In a series of posts, the organisers of ‘Playing with Medieval Visions, Sounds, Sensations’ explore some of the pieces of work, modern and medieval, that have inspired these workshops.
Caroline Bergvall’s multimedia project Drift (2012) is difficult to talk about neatly and succinctly. But here goes…
The work comprises of performances – for voice, music, and digital screen – and a book containing poetry, visual art, and a ‘researcher’s log’ which notes down some of Bergvall’s writing and making processes. Drift retells the story of the ‘left to die boat’ – a dingy which set off from Libya in March 2011, in which sixty-three migrants of the seventy-two on board died while drifting for fourteen days, despite being sighted by NATO boats within the coalition’s maritime surveillance area. At the same time, neither more nor less importantly, Drift explores medieval poetry: most obviously the Old English poem, ‘The Seafarer’, which is dissected and reassembled throughout the new work.
Watch and listen again to even just the first minute of the video above. Bergvall plays with language in a number of ways: choosing translations based on which words sound similar rather than what they mean, or deliberately mis-translating or mis-pronouncing words because of what they look like.
Take just the first line of the Old English Seafarer for example:
Mæg ic be me sylfum soðgied wrecan…
[Keeping the word order: ‘May I of my self true stories tell’; or literally: ‘I may tell a true story about myself’]
And now Bergvall’s words:
Let me speak my true journeys, own true songs
Maeg ic, I can make my sorry tale right soggy truth
sothgied sodsgate some serious wrecan my ship
sailing rekkies tell Hu ic how ache wracked from
From one line of Old English Bergvall has spun out five lines. Each Old English word is teased and tested and stretched. ‘Soðgied’, in truth pronounced ‘soth-yed’, is here turned into ‘sodsgate’: a transformation that always reminds me of when I was first learning Old English, I would always accidentally read ‘ð’ as ‘d’. Also, to note, I’ve used the book version of the text to get the spellings for this section, but hearing the poem aloud the words more obviously reveal their playfulness, for example ‘some serious wrecan my ship’ could be ‘some serious wreck-an my ship’.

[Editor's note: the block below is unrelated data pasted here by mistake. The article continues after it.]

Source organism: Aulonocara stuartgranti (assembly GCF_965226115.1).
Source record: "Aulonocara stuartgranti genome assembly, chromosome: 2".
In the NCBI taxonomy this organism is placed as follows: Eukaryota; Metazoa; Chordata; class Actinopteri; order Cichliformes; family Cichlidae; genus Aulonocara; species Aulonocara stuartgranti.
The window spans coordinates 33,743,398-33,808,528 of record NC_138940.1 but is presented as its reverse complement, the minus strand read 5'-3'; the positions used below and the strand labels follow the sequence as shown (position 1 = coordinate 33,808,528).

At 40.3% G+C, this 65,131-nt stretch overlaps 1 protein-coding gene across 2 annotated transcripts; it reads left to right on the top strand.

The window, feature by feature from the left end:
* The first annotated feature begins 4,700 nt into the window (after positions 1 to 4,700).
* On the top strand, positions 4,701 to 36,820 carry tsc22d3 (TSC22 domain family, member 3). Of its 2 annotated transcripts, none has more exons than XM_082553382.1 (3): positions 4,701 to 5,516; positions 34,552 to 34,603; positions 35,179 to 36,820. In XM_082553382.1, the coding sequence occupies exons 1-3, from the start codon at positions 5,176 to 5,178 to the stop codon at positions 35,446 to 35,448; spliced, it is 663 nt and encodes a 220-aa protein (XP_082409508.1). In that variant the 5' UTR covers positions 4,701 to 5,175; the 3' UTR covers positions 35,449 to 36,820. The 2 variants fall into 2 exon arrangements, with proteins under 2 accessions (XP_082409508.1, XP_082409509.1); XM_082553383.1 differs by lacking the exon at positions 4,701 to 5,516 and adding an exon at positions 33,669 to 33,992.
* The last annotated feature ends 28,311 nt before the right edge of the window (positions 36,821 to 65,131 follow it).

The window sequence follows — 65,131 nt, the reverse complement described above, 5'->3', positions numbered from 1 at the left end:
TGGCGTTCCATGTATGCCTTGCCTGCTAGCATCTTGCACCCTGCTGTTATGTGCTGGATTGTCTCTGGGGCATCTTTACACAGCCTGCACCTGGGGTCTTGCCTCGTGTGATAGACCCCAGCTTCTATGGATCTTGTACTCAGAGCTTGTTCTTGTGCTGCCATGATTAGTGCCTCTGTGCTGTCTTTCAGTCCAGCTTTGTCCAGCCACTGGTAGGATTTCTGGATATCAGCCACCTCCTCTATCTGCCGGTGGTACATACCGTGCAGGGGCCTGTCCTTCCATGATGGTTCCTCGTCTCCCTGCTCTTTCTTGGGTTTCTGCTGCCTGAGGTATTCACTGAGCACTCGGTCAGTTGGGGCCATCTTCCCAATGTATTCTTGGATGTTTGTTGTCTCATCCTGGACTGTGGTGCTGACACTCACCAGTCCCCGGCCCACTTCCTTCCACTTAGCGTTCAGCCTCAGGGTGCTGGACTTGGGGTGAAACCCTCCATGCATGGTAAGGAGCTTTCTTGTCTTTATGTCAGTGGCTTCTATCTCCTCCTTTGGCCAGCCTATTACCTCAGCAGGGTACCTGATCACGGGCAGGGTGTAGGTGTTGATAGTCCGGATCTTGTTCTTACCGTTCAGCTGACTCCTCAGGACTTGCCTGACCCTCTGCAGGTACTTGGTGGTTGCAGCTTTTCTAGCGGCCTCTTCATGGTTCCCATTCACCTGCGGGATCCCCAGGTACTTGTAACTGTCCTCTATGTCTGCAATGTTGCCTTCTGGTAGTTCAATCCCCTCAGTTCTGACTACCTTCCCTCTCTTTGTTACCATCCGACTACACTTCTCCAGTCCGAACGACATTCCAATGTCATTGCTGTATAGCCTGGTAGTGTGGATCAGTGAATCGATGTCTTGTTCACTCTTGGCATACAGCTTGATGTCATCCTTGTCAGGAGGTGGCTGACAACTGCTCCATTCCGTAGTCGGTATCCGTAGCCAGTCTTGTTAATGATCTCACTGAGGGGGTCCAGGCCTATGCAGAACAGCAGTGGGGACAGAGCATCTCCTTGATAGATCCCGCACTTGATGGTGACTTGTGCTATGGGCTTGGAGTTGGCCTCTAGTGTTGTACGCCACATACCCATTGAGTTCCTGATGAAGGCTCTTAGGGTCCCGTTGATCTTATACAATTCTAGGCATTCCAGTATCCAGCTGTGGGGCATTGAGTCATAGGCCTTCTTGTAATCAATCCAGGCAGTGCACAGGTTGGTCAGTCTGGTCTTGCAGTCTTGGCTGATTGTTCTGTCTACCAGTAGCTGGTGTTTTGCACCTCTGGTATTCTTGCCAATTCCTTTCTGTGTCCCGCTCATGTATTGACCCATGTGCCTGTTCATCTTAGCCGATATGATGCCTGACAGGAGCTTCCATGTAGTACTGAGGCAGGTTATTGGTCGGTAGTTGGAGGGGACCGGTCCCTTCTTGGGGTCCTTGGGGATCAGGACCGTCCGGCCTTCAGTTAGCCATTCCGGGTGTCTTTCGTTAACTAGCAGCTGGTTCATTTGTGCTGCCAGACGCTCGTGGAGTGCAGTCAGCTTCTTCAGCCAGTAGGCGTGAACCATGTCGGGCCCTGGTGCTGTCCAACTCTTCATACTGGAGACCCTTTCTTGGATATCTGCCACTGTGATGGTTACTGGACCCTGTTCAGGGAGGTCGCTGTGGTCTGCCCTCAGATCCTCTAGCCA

In meddling with Old English, Bergvall plays with ideas of authority and truth. She uses this 1000 year old poem to explore own linguistic background, which includes Norwegian, French, and English. The fact that she then transforms the story into the horrific tale of a failed migration from Libya to Italy further turns the Old English poem on its head. A song from the North of Europe, by a people who thought nothing of roving around the seas in search of new lands to call their own, becomes an account of refugees from South of the Mediterranean, voicing stories of people who could only dream of freely claiming rights to live in a new land.
The actual form of Drift on the page further disrupts language and stories. One particular passage retells the same part of a sea voyage over an over again, recounting the moment that a boat falls into trouble. Old and new words quite literally mingle and fall together across a white page, or during performances they drift about untethered across a digital screen, or are broken apart in Bergvall’s voicing of them.
Bergvall’s play with medieval words and ideas about migration alongside a contemporary report of the migrant crisis asks us (those of us who feel lucky enough to ‘belong’ anywhere at least) to question our own position in the world. How did we get to where we are now? What journey, how long ago, led us to this point? By breaking up language, and weaving together modern and medieval English, French, and Scandinavian words Drift muddies the waters that define where the medieval ends and the modern begins, and where stories of ‘Old England’ belong alongside tales from new Europe.
We hope that during ‘Playing with Medieval Visions, Sounds, Sensations’ workshops participants will be able to tell their own stories using Chaucer’s ‘House of Fame’ or the Old English ‘Dream of the Rood’ as starting points. Book your place now on eventbrite for workshops on Thursday 13 October and Monday 17 October.